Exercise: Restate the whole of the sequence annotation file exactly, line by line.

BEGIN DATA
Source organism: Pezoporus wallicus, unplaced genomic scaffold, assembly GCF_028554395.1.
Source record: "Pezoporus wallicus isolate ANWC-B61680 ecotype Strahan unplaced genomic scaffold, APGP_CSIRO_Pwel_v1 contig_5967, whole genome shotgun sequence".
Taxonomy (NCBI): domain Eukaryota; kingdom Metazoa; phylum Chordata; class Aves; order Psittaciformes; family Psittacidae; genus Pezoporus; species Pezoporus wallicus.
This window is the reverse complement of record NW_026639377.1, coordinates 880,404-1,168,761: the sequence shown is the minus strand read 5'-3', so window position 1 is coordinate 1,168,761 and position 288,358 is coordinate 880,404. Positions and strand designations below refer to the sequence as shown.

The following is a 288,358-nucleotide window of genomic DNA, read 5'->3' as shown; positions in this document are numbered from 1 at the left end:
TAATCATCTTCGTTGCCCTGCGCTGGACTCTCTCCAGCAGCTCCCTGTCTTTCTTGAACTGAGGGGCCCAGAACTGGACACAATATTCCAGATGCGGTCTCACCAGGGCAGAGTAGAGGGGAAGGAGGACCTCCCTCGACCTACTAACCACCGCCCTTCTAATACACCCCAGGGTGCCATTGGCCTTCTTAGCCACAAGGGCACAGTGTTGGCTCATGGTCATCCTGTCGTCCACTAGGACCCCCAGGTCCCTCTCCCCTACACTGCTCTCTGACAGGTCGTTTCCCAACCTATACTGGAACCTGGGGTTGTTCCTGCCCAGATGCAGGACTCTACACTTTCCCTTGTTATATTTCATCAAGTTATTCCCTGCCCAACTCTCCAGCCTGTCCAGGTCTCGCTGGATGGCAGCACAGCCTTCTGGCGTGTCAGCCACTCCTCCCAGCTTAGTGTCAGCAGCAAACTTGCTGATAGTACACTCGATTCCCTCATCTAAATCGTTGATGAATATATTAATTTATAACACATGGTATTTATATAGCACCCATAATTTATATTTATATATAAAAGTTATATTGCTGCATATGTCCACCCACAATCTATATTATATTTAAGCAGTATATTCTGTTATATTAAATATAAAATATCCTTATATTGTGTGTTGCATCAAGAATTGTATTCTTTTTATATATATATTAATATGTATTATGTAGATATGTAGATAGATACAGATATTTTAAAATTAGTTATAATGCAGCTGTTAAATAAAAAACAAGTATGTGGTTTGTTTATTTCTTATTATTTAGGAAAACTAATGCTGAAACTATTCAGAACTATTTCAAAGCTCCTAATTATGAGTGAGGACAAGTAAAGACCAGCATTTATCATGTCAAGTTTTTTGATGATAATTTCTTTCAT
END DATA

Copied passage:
Source organism: Pezoporus wallicus, unplaced genomic scaffold, assembly GCF_028554395.1.
Source record: "Pezoporus wallicus isolate ANWC-B61680 ecotype Strahan unplaced genomic scaffold, APGP_CSIRO_Pwel_v1 contig_5967, whole genome shotgun sequence".
Taxonomy (NCBI): domain Eukaryota; kingdom Metazoa; phylum Chordata; class Aves; order Psittaciformes; family Psittacidae; genus Pezoporus; species Pezoporus wallicus.
This window is the reverse complement of record NW_026639377.1, coordinates 880,404-1,168,761: the sequence shown is the minus strand read 5'-3', so window position 1 is coordinate 1,168,761 and position 288,358 is coordinate 880,404. Positions and strand designations below refer to the sequence as shown.

The following is a 288,358-nucleotide window of genomic DNA, read 5'->3' as shown; positions in this document are numbered from 1 at the left end:
TAATCATCTTCGTTGCCCTGCGCTGGACTCTCTCCAGCAGCTCCCTGTCTTTCTTGAACTGAGGGGCCCAGAACTGGACACAATATTCCAGATGCGGTCTCACCAGGGCAGAGTAGAGGGGAAGGAGGACCTCCCTCGACCTACTAACCACCGCCCTTCTAATACACCCCAGGGTGCCATTGGCCTTCTTAGCCACAAGGGCACAGTGTTGGCTCATGGTCATCCTGTCGTCCACTAGGACCCCCAGGTCCCTCTCCCCTACACTGCTCTCTGACAGGTCGTTTCCCAACCTATACTGGAACCTGGGGTTGTTCCTGCCCAGATGCAGGACTCTACACTTTCCCTTGTTATATTTCATCAAGTTATTCCCTGCCCAACTCTCCAGCCTGTCCAGGTCTCGCTGGATGGCAGCACAGCCTTCTGGCGTGTCAGCCACTCCTCCCAGCTTAGTGTCAGCAGCAAACTTGCTGATAGTACACTCGATTCCCTCATCTAAATCGTTGATGAATATATTAATTTATAACACATGGTATTTATATAGCACCCATAATTTATATTTATATATAAAAGTTATATTGCTGCATATGTCCACCCACAATCTATATTATATTTAAGCAGTATATTCTGTTATATTAAATATAAAATATCCTTATATTGTGTGTTGCATCAAGAATTGTATTCTTTTTATATATATATTAATATGTATTATGTAGATATGTAGATAGATACAGATATTTTAAAATTAGTTATAATGCAGCTGTTAAATAAAAAACAAGTATGTGGTTTGTTTATTTCTTATTATTTAGGAAAACTAATGCTGAAACTATTCAGAACTATTTCAAAGCTCCTAATTATGAGTGAGGACAAGTAAAGACCAGCATTTATCATGTCAAGTTTTTTGATGATAATTTCTTTCAT